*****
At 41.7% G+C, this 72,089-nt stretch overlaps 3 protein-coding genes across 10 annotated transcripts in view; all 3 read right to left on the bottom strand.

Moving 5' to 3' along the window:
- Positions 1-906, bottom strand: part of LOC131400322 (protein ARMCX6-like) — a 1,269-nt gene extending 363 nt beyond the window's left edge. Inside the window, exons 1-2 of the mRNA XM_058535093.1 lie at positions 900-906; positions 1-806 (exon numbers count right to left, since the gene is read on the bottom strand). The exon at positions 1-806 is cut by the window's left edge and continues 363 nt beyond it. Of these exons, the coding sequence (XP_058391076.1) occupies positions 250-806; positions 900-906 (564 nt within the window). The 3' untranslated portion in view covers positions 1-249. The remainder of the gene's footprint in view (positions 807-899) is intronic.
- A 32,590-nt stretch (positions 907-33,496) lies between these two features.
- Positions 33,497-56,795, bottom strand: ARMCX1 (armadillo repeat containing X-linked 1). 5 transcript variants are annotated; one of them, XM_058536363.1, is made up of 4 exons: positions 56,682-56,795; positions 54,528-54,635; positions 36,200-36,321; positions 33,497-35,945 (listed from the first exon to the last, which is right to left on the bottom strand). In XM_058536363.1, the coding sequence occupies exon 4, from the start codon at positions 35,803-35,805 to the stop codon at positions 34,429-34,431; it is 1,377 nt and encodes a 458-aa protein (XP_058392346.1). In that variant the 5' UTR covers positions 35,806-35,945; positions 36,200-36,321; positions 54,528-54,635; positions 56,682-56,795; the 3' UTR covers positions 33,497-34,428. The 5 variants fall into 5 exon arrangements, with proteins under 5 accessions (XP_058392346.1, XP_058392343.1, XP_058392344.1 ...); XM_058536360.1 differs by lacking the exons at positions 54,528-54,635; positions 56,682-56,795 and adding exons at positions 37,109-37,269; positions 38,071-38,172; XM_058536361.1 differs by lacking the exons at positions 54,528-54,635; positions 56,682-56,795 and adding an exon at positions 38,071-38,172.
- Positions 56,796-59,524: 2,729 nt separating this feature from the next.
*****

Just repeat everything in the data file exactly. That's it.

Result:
At 41.7% G+C, this 72,089-nt stretch overlaps 3 protein-coding genes across 10 annotated transcripts in view; all 3 read right to left on the bottom strand.

Moving 5' to 3' along the window:
- Positions 1-906, bottom strand: part of LOC131400322 (protein ARMCX6-like) — a 1,269-nt gene extending 363 nt beyond the window's left edge. Inside the window, exons 1-2 of the mRNA XM_058535093.1 lie at positions 900-906; positions 1-806 (exon numbers count right to left, since the gene is read on the bottom strand). The exon at positions 1-806 is cut by the window's left edge and continues 363 nt beyond it. Of these exons, the coding sequence (XP_058391076.1) occupies positions 250-806; positions 900-906 (564 nt within the window). The 3' untranslated portion in view covers positions 1-249. The remainder of the gene's footprint in view (positions 807-899) is intronic.
- A 32,590-nt stretch (positions 907-33,496) lies between these two features.
- Positions 33,497-56,795, bottom strand: ARMCX1 (armadillo repeat containing X-linked 1). 5 transcript variants are annotated; one of them, XM_058536363.1, is made up of 4 exons: positions 56,682-56,795; positions 54,528-54,635; positions 36,200-36,321; positions 33,497-35,945 (listed from the first exon to the last, which is right to left on the bottom strand). In XM_058536363.1, the coding sequence occupies exon 4, from the start codon at positions 35,803-35,805 to the stop codon at positions 34,429-34,431; it is 1,377 nt and encodes a 458-aa protein (XP_058392346.1). In that variant the 5' UTR covers positions 35,806-35,945; positions 36,200-36,321; positions 54,528-54,635; positions 56,682-56,795; the 3' UTR covers positions 33,497-34,428. The 5 variants fall into 5 exon arrangements, with proteins under 5 accessions (XP_058392346.1, XP_058392343.1, XP_058392344.1 ...); XM_058536360.1 differs by lacking the exons at positions 54,528-54,635; positions 56,682-56,795 and adding exons at positions 37,109-37,269; positions 38,071-38,172; XM_058536361.1 differs by lacking the exons at positions 54,528-54,635; positions 56,682-56,795 and adding an exon at positions 38,071-38,172.
- Positions 56,796-59,524: 2,729 nt separating this feature from the next.